Interesting Sessions to Come at ASRS 2019

JULY 26, 2019
Kevin Kunzmann
AMD/DMEThis weekend, MD Magazine® is on the road. The American Society of Retina Specialists (ASRS) 2019 Annual Meeting in Chicago, IL, will highlight developing and currently-applied practices designed to better the field of retina care.

Here’s a quick list of sessions of note that MD Mag will be covering, as well as some context as to what has led up to each presentation.

Treatment of Moderately Severe to Severe Nonproliferative Diabetic Retinopathy With Intravitreal Aflibercept Injection: 52-Week Results From PANORAMA, W. Lloyd Clark, MD

At the Association for Research in Vision and Ophthalmology (ARVO) 2019 Annual Meeting, PANORAMA investigator Charles Wykoff, MD, PhD, of the Retina Consultants of Houston, discussed the 52-week primary endpoint findings of the study, in which 65% and 80% of patients with non-proliferative diabetic retinopathy (NPDR) administered aflibercept injection every 16 weeks and every 8 weeks, respectively, improved at least 2 steps on the diabetic retinopathy severity scale.

Just 15% of placebo-treated patients with NPDR reached that benchmark. Wykoff called the findings “highly statistically significant differences” between treatment arms.

“I think the most valuable thing that this trial does is it gives us data to inform our discussions or management decisions with patients,” he told MD Mag.

Open-Label Study Evaluating the Effects of the CCR3 Antagonist ALK4290 in Patients With Neovascular AMD Refractory to Anti-VEGF Therapy, Michael W. Stewart, MD

In the past year, Alkahest Inc announced the launch of a pair of single-arm, open label phase 2 trials designed to evaluate investigative therapy ALK4290 for patients with wet age-related macular degeneration (AMD).

The trials are evaluating the efficacy and safety of ALK4290 as a six-week oral treatment for newly diagnosed wAMD or refractory wAMD patients, based primarily in Hungary and Poland. Investigators hope the novel oral administration of AMD therapy will help advance standard-of-care drug delivery in a manner that improves on the troubled rate of patient adherence associated with intravitreal AMD therapies.

Treatment Patterns of Ranibizumab Over Time in Treatment-Naïve Patients With nAMD: Real World Outcomes From LUMINOUS

Monoclonal antibody ranibizumab (Lucentis) is currently approved for the treatment of patients with wAMD, and is now being assessed by Genentech for patients with the neovascular form of the chronic condition.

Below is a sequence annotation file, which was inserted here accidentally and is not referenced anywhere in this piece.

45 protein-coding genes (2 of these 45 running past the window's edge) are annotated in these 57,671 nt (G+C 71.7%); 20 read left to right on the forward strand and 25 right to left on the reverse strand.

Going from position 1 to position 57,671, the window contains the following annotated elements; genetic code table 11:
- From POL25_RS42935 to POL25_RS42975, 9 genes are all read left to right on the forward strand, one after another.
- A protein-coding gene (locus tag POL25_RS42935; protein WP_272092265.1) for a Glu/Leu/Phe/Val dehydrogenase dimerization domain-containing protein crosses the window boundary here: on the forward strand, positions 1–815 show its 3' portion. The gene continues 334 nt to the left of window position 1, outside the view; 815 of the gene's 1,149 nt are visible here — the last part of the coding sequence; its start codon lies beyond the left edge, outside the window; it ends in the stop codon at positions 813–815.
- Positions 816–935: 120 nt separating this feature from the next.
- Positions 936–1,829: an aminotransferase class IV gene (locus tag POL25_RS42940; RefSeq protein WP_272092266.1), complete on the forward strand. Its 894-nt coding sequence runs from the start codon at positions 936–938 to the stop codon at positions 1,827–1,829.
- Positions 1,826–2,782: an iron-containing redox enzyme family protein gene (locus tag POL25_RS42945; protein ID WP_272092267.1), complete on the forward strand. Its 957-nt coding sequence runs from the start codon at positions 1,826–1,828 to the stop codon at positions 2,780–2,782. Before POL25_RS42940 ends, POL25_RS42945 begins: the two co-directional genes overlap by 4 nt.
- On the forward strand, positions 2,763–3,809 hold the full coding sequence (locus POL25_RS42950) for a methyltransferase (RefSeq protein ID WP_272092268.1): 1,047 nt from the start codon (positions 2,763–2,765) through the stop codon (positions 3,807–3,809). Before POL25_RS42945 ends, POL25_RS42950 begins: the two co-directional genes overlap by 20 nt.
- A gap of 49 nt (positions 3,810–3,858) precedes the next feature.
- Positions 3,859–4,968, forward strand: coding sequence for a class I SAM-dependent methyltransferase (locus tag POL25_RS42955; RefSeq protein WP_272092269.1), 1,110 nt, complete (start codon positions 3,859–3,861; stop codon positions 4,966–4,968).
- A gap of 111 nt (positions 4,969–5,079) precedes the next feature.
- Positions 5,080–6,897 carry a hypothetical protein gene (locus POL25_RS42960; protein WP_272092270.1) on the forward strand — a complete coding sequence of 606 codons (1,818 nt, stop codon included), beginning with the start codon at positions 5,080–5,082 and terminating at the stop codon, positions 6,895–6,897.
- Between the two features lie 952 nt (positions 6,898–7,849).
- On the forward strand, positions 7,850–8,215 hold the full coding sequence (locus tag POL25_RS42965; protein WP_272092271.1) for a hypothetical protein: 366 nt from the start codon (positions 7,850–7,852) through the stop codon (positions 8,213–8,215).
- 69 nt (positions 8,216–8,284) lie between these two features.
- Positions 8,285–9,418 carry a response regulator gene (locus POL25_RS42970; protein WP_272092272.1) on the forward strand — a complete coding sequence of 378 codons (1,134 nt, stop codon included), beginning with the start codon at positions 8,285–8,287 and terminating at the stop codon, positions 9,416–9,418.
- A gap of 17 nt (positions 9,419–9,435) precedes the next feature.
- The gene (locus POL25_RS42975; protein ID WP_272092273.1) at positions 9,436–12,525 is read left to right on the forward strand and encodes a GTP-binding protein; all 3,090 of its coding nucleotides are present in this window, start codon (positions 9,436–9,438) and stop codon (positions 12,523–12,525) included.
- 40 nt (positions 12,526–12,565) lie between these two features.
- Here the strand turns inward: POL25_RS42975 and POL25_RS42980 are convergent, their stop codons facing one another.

The largest study ever conducted in retinal disease, the five-year LUMINOUS study assessed real-world efficacy of the therapy in 30,000-plus patients with diabetic macular edema (DME), branch retinal vein occlusion, central retinal vein occlusion and myopic choroidal neovascularization.

Though this new assessment features a patient population naïve to prior therapy for their AMD, recent trials involving ranibizumab show its benefits among patients switching from anti-vascular endothelial growth factor (anti-VEGF) competitors including aflibercept (Eylea).

Port Delivery System With Ranibizumab (PDS): Key Outcomes From the Ladder Phase 2 Trial That Supported Archway Phase 3 Study Design in nAMD, Arshad M. Khanani, MD

At ASRS 2018 in Vancouver, BC, study author Carl C. Awh, MD, told MD Mag that lessened injection therapy among patients with nAMD is associated with patient adherence. That said, the LADDER trial author advised physicians consider the entire scope of AMD care—not just the preferences of the patient.

“That’s the key—outcomes and treatment burden, not just reducing treatment burden,” he added.

New data is expected to update the conversation around the surgically-implanted port delivery system, which was shown in Awh’s presentation last year to associate with a six-month treatment continuation among 71.3% of its 40 mg/mL ranibizumab patients.

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